Follow by email

Tuesday, 10 August 2010


Given that this revisionist western is pro-Indian, it is odd that the actual Indian characters have so little screen time. The film is remembered for its graphic violence which is a shame really for it truly is a beautifully filmed, excellently acted movie and the new DVD transfer from Optimum Classics really show it off to its best advantage. There is so much more to this excellent movie than the few minutes of extreme violence that bookend the main story.

While riding through  Cheyenne territory transporting a safe to Fort Reunion, the cavalry are attacked by the Indians. Only Cresta,(the beautiful Candice Bergman)  a white woman who has lived with the Indians,  and the naive, idealistic and clumsy private Honus (Peter Strauss) survive. Together they take the eventful journey to Fort Reunion, where Cresta is supposed to meet her fiance.

Along their journey, which becomes an education for them both, Honus protects Cresta against Kiowa Indians, destroys the shipment of a trader of weapons (Donald Plesance in a great seedy turn) and falls in love for Cresta. However  he remains true to his uniform and does not believe Cresta words that most Indians are peaceful and that it is the white men who are the aggressor.

"You Miss Cresta, are a traitor."

When the cavalry attacks the village , Honus witnesses the hideous massacre of five hundred peaceful Cheyenne, more than half composed of women and children, and realizes that Cresta was telling the truth. The rapes and mutilations are shown in graphic detail. The story was based on the true life Sand Creek Massacre which is still a blight on American history, but it also acted as an allegory to the, then fresh in the mind, My Lai massacre during the Vietnam conflict. It was this latter point that enraged the conservative film critics but endeared the movie to the emerging counter-culture.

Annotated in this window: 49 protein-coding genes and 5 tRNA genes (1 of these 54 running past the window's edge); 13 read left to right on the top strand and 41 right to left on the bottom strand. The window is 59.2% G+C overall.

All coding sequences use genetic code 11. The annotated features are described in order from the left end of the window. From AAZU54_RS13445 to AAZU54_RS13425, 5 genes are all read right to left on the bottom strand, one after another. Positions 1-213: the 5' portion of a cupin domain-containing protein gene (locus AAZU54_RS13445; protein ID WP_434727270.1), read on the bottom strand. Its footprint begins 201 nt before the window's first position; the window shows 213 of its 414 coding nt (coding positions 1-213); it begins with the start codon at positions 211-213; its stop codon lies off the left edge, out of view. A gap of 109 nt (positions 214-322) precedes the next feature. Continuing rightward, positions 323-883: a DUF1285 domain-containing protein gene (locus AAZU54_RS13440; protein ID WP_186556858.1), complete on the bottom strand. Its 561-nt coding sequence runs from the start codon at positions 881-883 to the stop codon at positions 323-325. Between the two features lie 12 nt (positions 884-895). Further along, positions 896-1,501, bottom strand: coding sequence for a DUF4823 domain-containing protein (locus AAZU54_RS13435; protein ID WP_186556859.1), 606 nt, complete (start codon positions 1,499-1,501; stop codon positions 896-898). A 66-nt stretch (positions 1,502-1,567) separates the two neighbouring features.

It's an intense western that doesn't pull any punches and with some small reservations depicts the Indians as a noble people fighting for their way of life, if not their actual lives. Flawed, maybe but still a masterpiece.


Chap O'Keefe said...

I last watched this one on a tape cassette (remember them?!); the quality wasn't good, but I notice my local video library has had it on Region 4 DVD for a while. I'll have to rent it some time. And, of course, I have the original T. V. Olsen novel in Sphere paperback complete with a movie tie-in cover, similar to the image you show here.

John Sinclair said...

I remember when this first came out and getting in to see it at my local picture house (though being well, well, well under age - I don't think I was even a teenager!) and being totally shocked at its depiction of the West.
I had never thought of the Indians before as the good guys fighting for their way of life, or the naked racism of the Whites.
This film really changed my way of thinking, and I believe, made me a better person. I stopped believing the usual 'official' blather about situations, and started thinking it through for myself.
A bloody good movie, almost a great one. If they had had someone stronger, more box office in the soldier part, say, Jon Voigt or even Bruce Dern, I think it's impact would have been greater though.